I guess I thought this was going to be more generally about 1970s film-making in Hollywood, but the book is very tightly focused on the production of Chinatown from inkling of a story through the whole process, focusing on writer Robert Towne, producer Robert Evans, Polanski and Nicholson. It does a great job of bringing that process to life, and the characters involved, although the book occasionally strays into fleshing out the details with some story-telling flavor. Lots of interesting details. Hard to imagine Jack eating at Norms. Or Jack dating Anjelica Huston at the same time that Jake is romancing John Huston's screen daughter Faye Dunaway. Or Jerry Goldsmith (who studied under Miklos Rozsa at USC) coming in at the last minute to score the film in less than two weeks, after Philip Lambro's score bombed in test screenings and with the studio.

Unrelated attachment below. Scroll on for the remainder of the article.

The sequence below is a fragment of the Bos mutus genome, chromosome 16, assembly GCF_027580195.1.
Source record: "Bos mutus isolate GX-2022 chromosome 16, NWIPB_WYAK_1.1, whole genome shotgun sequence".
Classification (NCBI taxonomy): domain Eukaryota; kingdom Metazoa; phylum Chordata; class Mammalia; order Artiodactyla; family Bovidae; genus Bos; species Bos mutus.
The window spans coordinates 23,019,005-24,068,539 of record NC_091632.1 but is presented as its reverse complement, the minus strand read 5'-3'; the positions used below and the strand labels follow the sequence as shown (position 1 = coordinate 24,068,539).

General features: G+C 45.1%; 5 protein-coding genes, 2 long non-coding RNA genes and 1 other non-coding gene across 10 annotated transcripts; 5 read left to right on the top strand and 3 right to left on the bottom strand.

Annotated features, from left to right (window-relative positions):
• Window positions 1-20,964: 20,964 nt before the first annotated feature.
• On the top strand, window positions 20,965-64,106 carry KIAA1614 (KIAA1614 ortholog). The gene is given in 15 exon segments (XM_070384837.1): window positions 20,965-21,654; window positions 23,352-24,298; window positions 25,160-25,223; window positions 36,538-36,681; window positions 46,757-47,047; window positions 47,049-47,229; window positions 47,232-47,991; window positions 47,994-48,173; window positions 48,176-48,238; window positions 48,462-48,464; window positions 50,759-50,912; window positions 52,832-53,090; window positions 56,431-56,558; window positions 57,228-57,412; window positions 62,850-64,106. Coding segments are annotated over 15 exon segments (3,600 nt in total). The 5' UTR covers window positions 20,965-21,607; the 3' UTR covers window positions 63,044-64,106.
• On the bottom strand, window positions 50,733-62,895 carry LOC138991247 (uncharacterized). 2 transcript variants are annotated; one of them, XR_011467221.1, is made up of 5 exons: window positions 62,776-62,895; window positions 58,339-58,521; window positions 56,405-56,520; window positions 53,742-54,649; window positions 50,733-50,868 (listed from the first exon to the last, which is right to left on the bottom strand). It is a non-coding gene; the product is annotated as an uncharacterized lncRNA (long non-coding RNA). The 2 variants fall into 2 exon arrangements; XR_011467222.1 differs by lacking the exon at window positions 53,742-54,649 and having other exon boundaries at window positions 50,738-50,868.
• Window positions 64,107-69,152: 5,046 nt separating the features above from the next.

Red Pill, by Hari Kunzru
A fictional tale of a somewhat feckless author type, who gets a prestigious fellowship at a German literary center, and as his life comes unglued, he also gets strangely attracted/obsessed with neo-Nazi types. And his life becomes more unglued. Does a good job of hinting at the maddening attractiveness that sucks some seemingly sane people into these bizarre undergrounds, but ultimately kind of pointless and doesn't quite deliver in my view. There's also a strange interlude as our feckless narrator interviews a maid whose story of East Germany is 10 times more interesting than his own life, but it seems very disconnected plotwise, even if it hits common thematic elements of paranoia and secrecy. I did appreciate the real-life references to Heinrich von Kleist woven in to the mix.